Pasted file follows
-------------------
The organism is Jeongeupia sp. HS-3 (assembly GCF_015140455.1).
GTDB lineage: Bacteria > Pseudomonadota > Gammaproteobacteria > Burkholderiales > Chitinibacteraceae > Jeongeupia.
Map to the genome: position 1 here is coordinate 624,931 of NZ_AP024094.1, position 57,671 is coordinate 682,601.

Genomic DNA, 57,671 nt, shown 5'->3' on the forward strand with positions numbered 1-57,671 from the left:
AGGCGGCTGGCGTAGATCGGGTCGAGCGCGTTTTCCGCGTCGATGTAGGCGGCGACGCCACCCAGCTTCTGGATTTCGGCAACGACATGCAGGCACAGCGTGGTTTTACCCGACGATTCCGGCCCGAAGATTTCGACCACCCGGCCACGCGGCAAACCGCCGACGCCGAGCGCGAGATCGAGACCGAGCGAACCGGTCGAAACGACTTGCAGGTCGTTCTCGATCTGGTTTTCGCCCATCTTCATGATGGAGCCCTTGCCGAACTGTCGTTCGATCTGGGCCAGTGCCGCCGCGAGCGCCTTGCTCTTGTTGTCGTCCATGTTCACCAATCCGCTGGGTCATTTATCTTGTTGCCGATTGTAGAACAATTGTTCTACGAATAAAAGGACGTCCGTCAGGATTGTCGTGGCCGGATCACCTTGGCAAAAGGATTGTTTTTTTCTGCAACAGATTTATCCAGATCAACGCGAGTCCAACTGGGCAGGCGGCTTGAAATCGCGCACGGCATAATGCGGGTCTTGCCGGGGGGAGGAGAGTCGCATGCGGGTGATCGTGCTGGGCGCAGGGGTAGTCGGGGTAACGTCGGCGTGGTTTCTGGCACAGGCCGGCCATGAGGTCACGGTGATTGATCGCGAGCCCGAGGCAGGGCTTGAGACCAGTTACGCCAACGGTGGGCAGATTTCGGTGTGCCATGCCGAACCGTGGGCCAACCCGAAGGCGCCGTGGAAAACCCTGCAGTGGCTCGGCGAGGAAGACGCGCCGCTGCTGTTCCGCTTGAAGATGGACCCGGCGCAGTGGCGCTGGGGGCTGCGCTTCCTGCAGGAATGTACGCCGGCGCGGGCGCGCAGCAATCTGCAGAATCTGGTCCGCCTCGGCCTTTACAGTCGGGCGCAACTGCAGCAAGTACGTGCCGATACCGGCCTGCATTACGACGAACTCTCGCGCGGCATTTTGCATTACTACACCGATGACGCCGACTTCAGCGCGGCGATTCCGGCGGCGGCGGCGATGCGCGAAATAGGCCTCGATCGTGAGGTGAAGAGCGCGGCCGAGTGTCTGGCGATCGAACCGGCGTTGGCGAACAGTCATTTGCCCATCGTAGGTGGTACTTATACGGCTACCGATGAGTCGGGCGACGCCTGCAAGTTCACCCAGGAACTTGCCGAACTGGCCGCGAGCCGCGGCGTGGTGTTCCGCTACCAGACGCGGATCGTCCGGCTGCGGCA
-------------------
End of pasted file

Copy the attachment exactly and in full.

The organism is Jeongeupia sp. HS-3 (assembly GCF_015140455.1).
GTDB lineage: Bacteria > Pseudomonadota > Gammaproteobacteria > Burkholderiales > Chitinibacteraceae > Jeongeupia.
Map to the genome: position 1 here is coordinate 624,931 of NZ_AP024094.1, position 57,671 is coordinate 682,601.

Genomic DNA, 57,671 nt, shown 5'->3' on the forward strand with positions numbered 1-57,671 from the left:
AGGCGGCTGGCGTAGATCGGGTCGAGCGCGTTTTCCGCGTCGATGTAGGCGGCGACGCCACCCAGCTTCTGGATTTCGGCAACGACATGCAGGCACAGCGTGGTTTTACCCGACGATTCCGGCCCGAAGATTTCGACCACCCGGCCACGCGGCAAACCGCCGACGCCGAGCGCGAGATCGAGACCGAGCGAACCGGTCGAAACGACTTGCAGGTCGTTCTCGATCTGGTTTTCGCCCATCTTCATGATGGAGCCCTTGCCGAACTGTCGTTCGATCTGGGCCAGTGCCGCCGCGAGCGCCTTGCTCTTGTTGTCGTCCATGTTCACCAATCCGCTGGGTCATTTATCTTGTTGCCGATTGTAGAACAATTGTTCTACGAATAAAAGGACGTCCGTCAGGATTGTCGTGGCCGGATCACCTTGGCAAAAGGATTGTTTTTTTCTGCAACAGATTTATCCAGATCAACGCGAGTCCAACTGGGCAGGCGGCTTGAAATCGCGCACGGCATAATGCGGGTCTTGCCGGGGGGAGGAGAGTCGCATGCGGGTGATCGTGCTGGGCGCAGGGGTAGTCGGGGTAACGTCGGCGTGGTTTCTGGCACAGGCCGGCCATGAGGTCACGGTGATTGATCGCGAGCCCGAGGCAGGGCTTGAGACCAGTTACGCCAACGGTGGGCAGATTTCGGTGTGCCATGCCGAACCGTGGGCCAACCCGAAGGCGCCGTGGAAAACCCTGCAGTGGCTCGGCGAGGAAGACGCGCCGCTGCTGTTCCGCTTGAAGATGGACCCGGCGCAGTGGCGCTGGGGGCTGCGCTTCCTGCAGGAATGTACGCCGGCGCGGGCGCGCAGCAATCTGCAGAATCTGGTCCGCCTCGGCCTTTACAGTCGGGCGCAACTGCAGCAAGTACGTGCCGATACCGGCCTGCATTACGACGAACTCTCGCGCGGCATTTTGCATTACTACACCGATGACGCCGACTTCAGCGCGGCGATTCCGGCGGCGGCGGCGATGCGCGAAATAGGCCTCGATCGTGAGGTGAAGAGCGCGGCCGAGTGTCTGGCGATCGAACCGGCGTTGGCGAACAGTCATTTGCCCATCGTAGGTGGTACTTATACGGCTACCGATGAGTCGGGCGACGCCTGCAAGTTCACCCAGGAACTTGCCGAACTGGCCGCGAGCCGCGGCGTGGTGTTCCGCTACCAGACGCGGATCGTCCGGCTGCGGCA